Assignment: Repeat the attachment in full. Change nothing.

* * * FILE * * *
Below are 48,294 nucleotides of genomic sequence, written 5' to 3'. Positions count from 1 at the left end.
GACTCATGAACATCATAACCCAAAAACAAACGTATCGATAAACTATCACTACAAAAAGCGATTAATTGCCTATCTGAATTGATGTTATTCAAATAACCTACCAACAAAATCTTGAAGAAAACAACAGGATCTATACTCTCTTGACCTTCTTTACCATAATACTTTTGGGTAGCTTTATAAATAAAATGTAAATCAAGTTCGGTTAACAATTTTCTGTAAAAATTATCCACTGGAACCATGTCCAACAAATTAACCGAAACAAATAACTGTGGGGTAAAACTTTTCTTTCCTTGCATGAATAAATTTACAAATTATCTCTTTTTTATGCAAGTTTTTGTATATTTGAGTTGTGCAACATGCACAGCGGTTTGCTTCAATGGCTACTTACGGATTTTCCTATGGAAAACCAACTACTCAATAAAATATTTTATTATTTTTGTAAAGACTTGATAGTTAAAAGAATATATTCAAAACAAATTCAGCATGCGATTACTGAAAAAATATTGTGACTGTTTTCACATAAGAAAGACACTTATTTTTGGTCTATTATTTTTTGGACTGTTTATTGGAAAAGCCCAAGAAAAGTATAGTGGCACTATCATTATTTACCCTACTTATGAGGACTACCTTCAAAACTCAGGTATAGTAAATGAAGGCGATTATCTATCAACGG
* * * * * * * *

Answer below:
Below are 48,294 nucleotides of genomic sequence, written 5' to 3'. Positions count from 1 at the left end.
GACTCATGAACATCATAACCCAAAAACAAACGTATCGATAAACTATCACTACAAAAAGCGATTAATTGCCTATCTGAATTGATGTTATTCAAATAACCTACCAACAAAATCTTGAAGAAAACAACAGGATCTATACTCTCTTGACCTTCTTTACCATAATACTTTTGGGTAGCTTTATAAATAAAATGTAAATCAAGTTCGGTTAACAATTTTCTGTAAAAATTATCCACTGGAACCATGTCCAACAAATTAACCGAAACAAATAACTGTGGGGTAAAACTTTTCTTTCCTTGCATGAATAAATTTACAAATTATCTCTTTTTTATGCAAGTTTTTGTATATTTGAGTTGTGCAACATGCACAGCGGTTTGCTTCAATGGCTACTTACGGATTTTCCTATGGAAAACCAACTACTCAATAAAATATTTTATTATTTTTGTAAAGACTTGATAGTTAAAAGAATATATTCAAAACAAATTCAGCATGCGATTACTGAAAAAATATTGTGACTGTTTTCACATAAGAAAGACACTTATTTTTGGTCTATTATTTTTTGGACTGTTTATTGGAAAAGCCCAAGAAAAGTATAGTGGCACTATCATTATTTACCCTACTTATGAGGACTACCTTCAAAACTCAGGTATAGTAAATGAAGGCGATTATCTATCAACGG